Who cares for Delhi’s air?
Delhi has very high concentrations of respirable particulate matter (PM) that cross the safety limits prescribed by the World Health Organization. While for some reason, the highest PM is routinely reported from some areas in the east of the city, no place is safe in the Delhi.
A rather startling fact is that indoor air is generally 10 times more polluted than the outdoor air. So, where do we go? India has 13 of the world’s 20 most polluted cities, Delhi being on the top of all.
The presence of PM 2.5 in Delhi’s air is an average of 153 micrograms per cubic metre against a safe national level of 60 micrograms per cubic metre and Ozone is 2/3 times the normal. More than 50 per cent of Delhi’s vehicles run on diesel. We have dirty diesel with high sulphur content and this does not allow for diesel particulate filters (DPF) to be installed on the vehicles to reduce NOx (Nitrogen Oxide) and PM 2.5 levels to acceptable ones.
This is the main cause of the problem. We need EURO VI compliant vehicles and diesel with less than 10 ppm of Sulphur so that the DPF filters can work. The technology and capacity exist for such fuel and vehicles. It is a question of our will and priority to solve the problem.
Here are a few other reasons for the excessive pollution post-Diwali till Holi:
Burning of paddy husk in Punjab towards end-October each year is the cause for beginning of the severity of pollution in Delhi. It is there throughout the year.
This is followed by Diwali celebrations with fireworks that cause pollution. Perhaps, a public display of fireworks at various locations in Delhi would be a substitute. On Diwali night of 2014, the PM2.5 was in excess of 8,000 micrograms per cubic metre. Let’s see the reading for 2015?
Fireworks are fully loaded with harmful chemicals: 75 per cent potassium nitrate, 15 per cent carbon, and 10 per cent sulphur, that belch out toxic gases like NOx, Sulphur Dioxide (SO2), Carbon Dioxide (CO2), Carbon Monoxide (CO), Manganese, and even Cadmium, besides Green House Gases (GHGs) which irritate the soft and delicate airways of the lungs and worsen the conditions of people with respiratory symptoms like Asthma, COPD, IPF, and Bronchitis.
When winter arrives, typically after Diwali, the temperature gradually starts dropping. Burning of any waste - tyres, paper, wood - by security guards to keep them warm during a very cold night in Delhi - causes avoidable smoke and pollution.
These are among the provoking factors for childhood bronchial asthma, particularly between 6 and 12 years of age, and it has now been established that 26 per cent of people, even without any prior history of respiratory ailments, develop symptoms of coughing, wheezing and breathlessness, especially during Diwali time.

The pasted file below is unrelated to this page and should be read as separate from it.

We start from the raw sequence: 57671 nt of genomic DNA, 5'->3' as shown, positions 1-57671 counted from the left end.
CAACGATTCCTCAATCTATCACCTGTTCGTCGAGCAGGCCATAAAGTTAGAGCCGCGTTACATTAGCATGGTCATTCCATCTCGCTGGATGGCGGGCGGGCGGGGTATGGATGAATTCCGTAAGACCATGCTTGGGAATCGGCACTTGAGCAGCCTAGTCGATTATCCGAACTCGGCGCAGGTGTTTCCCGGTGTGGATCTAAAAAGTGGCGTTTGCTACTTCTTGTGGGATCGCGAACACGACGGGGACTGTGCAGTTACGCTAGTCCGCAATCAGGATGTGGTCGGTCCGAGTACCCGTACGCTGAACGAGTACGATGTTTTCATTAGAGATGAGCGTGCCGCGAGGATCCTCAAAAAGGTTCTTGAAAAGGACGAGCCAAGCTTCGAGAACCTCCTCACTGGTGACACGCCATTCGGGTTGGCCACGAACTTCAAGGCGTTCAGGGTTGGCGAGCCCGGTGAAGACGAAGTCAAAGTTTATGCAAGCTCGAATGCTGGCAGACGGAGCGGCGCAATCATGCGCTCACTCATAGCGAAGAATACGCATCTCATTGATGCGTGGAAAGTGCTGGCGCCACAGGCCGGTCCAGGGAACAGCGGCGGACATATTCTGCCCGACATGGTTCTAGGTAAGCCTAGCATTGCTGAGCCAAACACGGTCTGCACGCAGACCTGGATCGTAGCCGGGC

The pollution dons a spectrum of health impacts for all, like wheezing; eye, nose, and throat irritation; Asthma; disorder in the functionality of central nervous system; headache; cancer, and more.
This toxic air has effects on pregnant women and children’s health. It restricts the growth of the lungs and brain of the embryo. This results in slowing down the brain’s processing speed and behavioural problems.
In fact environmental exposures can cause infants to be born prematurely, or of low weight, or born with certain birth defects. These babies are far more likely to die during infancy, and the survivors are prone to high risks of brain, respiratory, and digestive problems in early life.
The science behind this is: human brain cells are highly sensitive to the availability of oxygen as compared with other cells of the body. If deprived, they quickly begin to die. The major threats are very high PM 2.5 and Ozone levels in Delhi’s air.
When there is a temperature inversion and warm air is unable to rise, warmer air starts moving horizontally towards the cooler zone where there are trees. Along with that warm air float the PM 2.5 and Ozone, further contaminating the air of these green patches.
One good example is the Lodi Gardens, a green public park spread over eighty acres, in Lutyens Delhi. It has over 5,400 trees, which attract migratory birds during winters. The garden, a botanist’s treasure trove, has the National Bonsai Park located in it. Despite it looking green and, hence, misleadingly feeling good, the high count of PM2.5 and Ozone are really shocking, especially in the morning, when most people like to go for a walk in the Lodi Gardens. The situation improves in the afternoon when it becomes warmer.
People rely on greener areas for morning walks, jogging, and physical exercises, and here it is what they are breathing. But Delhi’s air is carcinogenic, and air pollution is the silent and invisible killer. It is like being continuously exposed to invisible x-rays! Out of sight is out of mind.
Needless to say, you will find hospitals and healthcare centres filled with patients having health problems pertaining to air pollution between Diwali this month and Holi in March.
Who is at the highest risk? The staff of Delhi Police, Delhi Jal Board, bus drivers, slum dwellers, petrol pump attendants, electricians, NDMC, PWD, DDA, and MCD workers, cleaning staff, and the citizens travelling in buses and autos.
It is the bottom of the pyramid in Delhi that is affected most. But who cares for them? These are the people who do not have the luxury of quitting their job and leaving Delhi. Then what can they do? They need to breathe. It is their right.
(Kamal Meattle, chief executive of Paharpur Business Centre, is also a trustee of The Climate Reality Project - a foundation set up by Nobel Laureate Al Gore - in India. The views expressed are strictly personal)